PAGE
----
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land, or terra

Latin, terra.

The word land was normally used with the meaning of arable land; but in some
counties, notably in those of circuit 3, it appears to be used in juxtaposition to the word manor, to emphasis the non-manorial status of holdings which rendered their public duties - the payment of taxes and the performance of military service - through another manor. There were also two occurrences in circuit 6, where a marginal T (for terra) was used to emphasise the point.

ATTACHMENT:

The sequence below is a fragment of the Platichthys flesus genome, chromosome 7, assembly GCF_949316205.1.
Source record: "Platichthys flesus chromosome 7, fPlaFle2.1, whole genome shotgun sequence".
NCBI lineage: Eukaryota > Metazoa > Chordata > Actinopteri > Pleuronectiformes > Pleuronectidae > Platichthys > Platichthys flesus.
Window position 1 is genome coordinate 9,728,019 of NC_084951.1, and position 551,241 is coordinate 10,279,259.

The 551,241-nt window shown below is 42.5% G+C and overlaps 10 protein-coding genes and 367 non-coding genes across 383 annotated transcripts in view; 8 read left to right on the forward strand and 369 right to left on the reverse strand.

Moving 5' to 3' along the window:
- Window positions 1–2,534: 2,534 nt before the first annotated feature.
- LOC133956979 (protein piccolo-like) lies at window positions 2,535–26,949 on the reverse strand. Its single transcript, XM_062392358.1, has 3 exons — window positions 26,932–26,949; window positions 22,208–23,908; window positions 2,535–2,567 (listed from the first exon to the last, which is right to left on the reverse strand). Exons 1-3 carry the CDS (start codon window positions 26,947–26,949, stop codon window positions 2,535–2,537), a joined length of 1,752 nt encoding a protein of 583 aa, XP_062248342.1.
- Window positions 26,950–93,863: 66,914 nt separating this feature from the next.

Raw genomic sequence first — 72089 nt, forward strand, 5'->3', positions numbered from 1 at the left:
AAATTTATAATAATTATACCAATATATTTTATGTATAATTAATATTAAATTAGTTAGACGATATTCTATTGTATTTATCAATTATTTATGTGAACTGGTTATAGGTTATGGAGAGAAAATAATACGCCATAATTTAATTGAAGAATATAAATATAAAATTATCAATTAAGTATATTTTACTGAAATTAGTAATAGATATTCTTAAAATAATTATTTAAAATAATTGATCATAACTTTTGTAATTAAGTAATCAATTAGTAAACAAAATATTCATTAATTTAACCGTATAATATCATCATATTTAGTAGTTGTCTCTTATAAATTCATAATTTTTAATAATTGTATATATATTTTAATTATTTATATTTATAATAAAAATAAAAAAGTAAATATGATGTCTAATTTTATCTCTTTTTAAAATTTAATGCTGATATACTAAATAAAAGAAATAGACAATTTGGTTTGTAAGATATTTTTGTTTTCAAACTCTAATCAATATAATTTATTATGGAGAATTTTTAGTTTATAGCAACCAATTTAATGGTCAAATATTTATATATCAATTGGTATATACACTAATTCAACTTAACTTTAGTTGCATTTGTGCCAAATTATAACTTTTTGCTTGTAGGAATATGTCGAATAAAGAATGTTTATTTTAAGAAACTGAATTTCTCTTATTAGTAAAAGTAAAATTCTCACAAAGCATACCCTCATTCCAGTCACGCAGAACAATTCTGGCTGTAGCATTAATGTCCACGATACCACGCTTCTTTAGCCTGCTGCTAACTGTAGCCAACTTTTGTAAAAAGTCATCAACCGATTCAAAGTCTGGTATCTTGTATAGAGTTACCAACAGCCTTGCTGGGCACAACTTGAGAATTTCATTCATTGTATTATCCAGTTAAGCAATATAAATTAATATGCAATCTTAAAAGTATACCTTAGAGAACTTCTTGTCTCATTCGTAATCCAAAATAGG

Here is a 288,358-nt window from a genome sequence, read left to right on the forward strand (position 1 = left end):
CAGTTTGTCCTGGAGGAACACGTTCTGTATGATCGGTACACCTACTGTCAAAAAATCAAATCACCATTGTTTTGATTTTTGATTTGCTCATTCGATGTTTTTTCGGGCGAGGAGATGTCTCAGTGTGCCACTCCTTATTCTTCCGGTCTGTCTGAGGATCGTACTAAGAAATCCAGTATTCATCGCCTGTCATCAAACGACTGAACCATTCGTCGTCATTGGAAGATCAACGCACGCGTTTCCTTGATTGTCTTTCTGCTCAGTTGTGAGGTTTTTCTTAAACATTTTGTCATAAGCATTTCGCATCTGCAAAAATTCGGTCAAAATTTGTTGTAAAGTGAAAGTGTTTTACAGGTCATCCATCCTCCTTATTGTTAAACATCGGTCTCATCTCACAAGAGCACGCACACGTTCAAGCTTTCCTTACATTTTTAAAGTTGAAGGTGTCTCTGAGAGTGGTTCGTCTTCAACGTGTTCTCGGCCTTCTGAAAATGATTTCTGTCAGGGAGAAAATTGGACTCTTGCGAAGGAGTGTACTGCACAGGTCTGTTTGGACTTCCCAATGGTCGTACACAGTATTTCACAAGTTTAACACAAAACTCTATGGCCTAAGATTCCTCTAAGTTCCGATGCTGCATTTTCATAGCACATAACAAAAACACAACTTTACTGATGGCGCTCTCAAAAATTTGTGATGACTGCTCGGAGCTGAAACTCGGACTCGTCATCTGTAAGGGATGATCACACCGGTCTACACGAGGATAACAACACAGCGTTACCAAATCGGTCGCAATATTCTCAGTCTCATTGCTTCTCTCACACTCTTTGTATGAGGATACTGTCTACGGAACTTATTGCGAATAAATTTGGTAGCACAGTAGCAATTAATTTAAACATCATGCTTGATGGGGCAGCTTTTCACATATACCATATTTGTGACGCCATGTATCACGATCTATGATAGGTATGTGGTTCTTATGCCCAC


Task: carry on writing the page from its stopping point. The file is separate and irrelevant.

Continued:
For divergent interpretations of the significance of this word, see J.H. Round, 'The Domesday manor', English Historical Review, vol. 15 (1900), pages 293-302; John J.N. Palmer, 'The Domesday manor', Domesday studies, edited by J.C. Holt (1987), pages 139-54; and David Roffe, Domesday: the Inquest and the Book (2000).
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